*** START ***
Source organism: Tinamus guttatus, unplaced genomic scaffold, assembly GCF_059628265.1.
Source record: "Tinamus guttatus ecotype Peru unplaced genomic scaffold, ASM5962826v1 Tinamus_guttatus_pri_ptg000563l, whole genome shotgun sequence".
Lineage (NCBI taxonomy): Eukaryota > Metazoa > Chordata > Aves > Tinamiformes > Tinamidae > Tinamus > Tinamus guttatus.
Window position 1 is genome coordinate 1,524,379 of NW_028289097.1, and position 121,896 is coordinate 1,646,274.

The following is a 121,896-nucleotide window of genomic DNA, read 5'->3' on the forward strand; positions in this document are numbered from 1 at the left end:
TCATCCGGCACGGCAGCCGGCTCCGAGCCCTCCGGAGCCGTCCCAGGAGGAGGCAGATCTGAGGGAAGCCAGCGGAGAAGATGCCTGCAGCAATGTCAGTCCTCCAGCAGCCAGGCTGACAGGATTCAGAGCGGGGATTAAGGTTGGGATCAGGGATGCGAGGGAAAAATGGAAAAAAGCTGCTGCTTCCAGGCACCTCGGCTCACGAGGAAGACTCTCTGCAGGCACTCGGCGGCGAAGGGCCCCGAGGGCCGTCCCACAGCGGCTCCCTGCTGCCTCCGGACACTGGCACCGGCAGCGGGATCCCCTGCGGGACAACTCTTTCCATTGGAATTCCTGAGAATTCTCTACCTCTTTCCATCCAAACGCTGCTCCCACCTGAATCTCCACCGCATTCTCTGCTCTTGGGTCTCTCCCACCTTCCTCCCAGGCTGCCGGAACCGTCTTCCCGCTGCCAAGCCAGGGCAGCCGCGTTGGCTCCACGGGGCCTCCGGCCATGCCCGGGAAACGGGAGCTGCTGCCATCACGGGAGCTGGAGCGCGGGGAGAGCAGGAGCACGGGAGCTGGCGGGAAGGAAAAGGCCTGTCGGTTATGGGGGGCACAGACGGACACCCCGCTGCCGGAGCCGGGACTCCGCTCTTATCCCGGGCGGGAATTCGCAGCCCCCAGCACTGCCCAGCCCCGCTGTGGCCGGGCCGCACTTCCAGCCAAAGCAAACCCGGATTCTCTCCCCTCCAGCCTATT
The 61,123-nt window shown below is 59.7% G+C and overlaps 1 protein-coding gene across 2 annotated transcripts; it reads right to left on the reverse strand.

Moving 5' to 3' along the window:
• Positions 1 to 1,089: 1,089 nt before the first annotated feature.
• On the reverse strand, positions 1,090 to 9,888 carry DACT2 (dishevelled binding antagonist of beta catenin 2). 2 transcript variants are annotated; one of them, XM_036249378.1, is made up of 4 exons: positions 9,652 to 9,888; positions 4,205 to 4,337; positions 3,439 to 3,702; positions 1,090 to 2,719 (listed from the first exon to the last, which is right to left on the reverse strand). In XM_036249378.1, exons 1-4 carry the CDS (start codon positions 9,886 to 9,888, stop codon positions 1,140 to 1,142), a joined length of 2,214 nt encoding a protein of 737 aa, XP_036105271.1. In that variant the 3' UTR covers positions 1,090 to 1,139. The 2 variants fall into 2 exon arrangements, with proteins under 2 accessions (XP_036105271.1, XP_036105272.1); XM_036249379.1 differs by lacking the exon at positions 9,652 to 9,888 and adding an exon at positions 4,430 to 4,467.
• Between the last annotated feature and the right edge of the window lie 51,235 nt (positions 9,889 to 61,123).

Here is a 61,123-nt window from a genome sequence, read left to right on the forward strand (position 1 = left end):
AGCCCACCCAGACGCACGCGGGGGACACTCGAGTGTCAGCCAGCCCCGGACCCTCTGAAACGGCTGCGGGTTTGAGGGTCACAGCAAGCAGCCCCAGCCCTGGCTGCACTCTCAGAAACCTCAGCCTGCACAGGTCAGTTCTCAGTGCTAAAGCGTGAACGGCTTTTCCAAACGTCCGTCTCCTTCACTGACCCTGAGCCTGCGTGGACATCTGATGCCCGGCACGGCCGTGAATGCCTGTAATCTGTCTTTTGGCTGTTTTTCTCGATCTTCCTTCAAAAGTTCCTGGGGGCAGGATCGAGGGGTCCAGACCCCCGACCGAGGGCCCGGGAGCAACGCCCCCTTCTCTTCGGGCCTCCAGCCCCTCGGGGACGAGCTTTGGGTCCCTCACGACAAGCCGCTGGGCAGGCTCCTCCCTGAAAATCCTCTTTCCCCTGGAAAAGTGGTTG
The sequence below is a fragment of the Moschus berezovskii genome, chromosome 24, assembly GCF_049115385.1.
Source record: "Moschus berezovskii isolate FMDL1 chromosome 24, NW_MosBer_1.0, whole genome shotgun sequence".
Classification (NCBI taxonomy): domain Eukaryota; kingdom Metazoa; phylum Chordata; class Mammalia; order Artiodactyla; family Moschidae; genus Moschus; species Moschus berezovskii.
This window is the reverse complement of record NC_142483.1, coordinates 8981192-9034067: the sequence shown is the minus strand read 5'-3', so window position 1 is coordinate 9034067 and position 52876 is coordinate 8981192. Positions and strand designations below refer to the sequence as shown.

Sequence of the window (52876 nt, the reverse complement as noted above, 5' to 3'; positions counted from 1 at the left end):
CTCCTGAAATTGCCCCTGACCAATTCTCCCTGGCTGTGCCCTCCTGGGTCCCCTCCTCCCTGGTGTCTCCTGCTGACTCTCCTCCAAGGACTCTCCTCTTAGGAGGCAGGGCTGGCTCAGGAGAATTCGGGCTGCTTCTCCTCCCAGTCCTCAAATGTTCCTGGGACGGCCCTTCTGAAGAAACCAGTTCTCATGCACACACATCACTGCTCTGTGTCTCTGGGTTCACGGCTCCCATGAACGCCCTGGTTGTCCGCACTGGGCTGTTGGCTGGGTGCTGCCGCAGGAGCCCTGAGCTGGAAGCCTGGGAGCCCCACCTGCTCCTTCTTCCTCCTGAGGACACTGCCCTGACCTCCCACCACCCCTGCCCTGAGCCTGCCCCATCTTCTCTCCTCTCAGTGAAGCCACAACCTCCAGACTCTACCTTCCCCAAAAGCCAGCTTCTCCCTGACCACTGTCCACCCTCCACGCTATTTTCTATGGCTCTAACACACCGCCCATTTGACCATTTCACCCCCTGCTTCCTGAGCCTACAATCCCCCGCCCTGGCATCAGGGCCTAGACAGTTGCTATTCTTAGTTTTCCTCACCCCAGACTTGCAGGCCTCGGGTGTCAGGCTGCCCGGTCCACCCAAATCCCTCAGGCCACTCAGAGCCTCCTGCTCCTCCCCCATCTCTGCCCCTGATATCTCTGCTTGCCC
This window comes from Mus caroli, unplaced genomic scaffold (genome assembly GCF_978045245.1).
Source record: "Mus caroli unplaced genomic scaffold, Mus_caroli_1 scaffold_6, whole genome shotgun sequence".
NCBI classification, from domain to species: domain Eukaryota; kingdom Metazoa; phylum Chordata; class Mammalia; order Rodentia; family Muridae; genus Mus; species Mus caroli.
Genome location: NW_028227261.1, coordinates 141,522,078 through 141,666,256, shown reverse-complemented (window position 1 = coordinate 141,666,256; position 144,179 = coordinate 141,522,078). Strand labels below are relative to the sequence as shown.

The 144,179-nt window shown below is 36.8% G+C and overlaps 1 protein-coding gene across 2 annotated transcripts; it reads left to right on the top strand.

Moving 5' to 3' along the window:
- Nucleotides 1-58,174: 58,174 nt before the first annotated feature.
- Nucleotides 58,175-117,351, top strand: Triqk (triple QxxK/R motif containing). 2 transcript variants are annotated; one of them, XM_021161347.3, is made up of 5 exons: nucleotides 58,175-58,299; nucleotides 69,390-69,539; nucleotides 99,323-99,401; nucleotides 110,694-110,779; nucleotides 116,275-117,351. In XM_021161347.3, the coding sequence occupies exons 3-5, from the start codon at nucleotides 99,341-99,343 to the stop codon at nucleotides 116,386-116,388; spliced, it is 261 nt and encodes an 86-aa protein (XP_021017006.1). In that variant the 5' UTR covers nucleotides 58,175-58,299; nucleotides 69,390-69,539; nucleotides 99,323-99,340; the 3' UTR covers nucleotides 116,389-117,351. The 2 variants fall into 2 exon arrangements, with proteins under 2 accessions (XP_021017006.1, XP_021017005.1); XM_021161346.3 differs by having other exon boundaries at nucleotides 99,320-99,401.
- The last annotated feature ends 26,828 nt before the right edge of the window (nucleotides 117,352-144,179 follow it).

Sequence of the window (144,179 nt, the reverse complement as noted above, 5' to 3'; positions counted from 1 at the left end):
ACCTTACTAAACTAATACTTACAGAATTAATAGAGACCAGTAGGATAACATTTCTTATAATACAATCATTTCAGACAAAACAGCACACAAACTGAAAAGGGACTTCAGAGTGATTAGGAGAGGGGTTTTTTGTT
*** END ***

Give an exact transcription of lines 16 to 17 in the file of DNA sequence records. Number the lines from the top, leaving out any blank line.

Classification (NCBI taxonomy): domain Eukaryota; kingdom Metazoa; phylum Chordata; class Mammalia; order Artiodactyla; family Moschidae; genus Moschus; species Moschus berezovskii.
This window is the reverse complement of record NC_142483.1, coordinates 8981192-9034067: the sequence shown is the minus strand read 5'-3', so window position 1 is coordinate 9034067 and position 52876 is coordinate 8981192. Positions and strand designations below refer to the sequence as shown.